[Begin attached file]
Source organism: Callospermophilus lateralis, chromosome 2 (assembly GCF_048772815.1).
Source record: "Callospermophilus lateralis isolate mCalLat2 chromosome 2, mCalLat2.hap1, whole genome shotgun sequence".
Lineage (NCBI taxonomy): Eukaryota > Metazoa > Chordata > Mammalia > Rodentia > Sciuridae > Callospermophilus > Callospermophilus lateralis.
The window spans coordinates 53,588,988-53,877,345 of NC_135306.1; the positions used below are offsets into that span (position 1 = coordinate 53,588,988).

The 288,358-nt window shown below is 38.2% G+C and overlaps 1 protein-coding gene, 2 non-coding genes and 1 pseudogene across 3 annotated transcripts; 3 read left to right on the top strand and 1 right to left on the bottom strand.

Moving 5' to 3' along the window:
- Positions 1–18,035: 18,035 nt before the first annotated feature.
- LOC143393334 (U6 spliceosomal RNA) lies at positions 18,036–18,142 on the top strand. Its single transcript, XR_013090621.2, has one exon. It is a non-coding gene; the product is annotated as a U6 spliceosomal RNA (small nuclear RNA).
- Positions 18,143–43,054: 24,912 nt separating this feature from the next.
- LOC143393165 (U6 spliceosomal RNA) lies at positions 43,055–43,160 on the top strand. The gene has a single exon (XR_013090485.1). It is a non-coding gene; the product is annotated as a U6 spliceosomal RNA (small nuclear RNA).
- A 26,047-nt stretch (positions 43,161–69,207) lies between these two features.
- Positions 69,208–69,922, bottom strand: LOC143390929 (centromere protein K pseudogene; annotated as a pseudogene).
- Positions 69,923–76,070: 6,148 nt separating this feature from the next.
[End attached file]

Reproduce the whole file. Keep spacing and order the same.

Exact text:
Source organism: Callospermophilus lateralis, chromosome 2 (assembly GCF_048772815.1).
Source record: "Callospermophilus lateralis isolate mCalLat2 chromosome 2, mCalLat2.hap1, whole genome shotgun sequence".
Lineage (NCBI taxonomy): Eukaryota > Metazoa > Chordata > Mammalia > Rodentia > Sciuridae > Callospermophilus > Callospermophilus lateralis.
The window spans coordinates 53,588,988-53,877,345 of NC_135306.1; the positions used below are offsets into that span (position 1 = coordinate 53,588,988).

The 288,358-nt window shown below is 38.2% G+C and overlaps 1 protein-coding gene, 2 non-coding genes and 1 pseudogene across 3 annotated transcripts; 3 read left to right on the top strand and 1 right to left on the bottom strand.

Moving 5' to 3' along the window:
- Positions 1–18,035: 18,035 nt before the first annotated feature.
- LOC143393334 (U6 spliceosomal RNA) lies at positions 18,036–18,142 on the top strand. Its single transcript, XR_013090621.2, has one exon. It is a non-coding gene; the product is annotated as a U6 spliceosomal RNA (small nuclear RNA).
- Positions 18,143–43,054: 24,912 nt separating this feature from the next.
- LOC143393165 (U6 spliceosomal RNA) lies at positions 43,055–43,160 on the top strand. The gene has a single exon (XR_013090485.1). It is a non-coding gene; the product is annotated as a U6 spliceosomal RNA (small nuclear RNA).
- A 26,047-nt stretch (positions 43,161–69,207) lies between these two features.
- Positions 69,208–69,922, bottom strand: LOC143390929 (centromere protein K pseudogene; annotated as a pseudogene).
- Positions 69,923–76,070: 6,148 nt separating this feature from the next.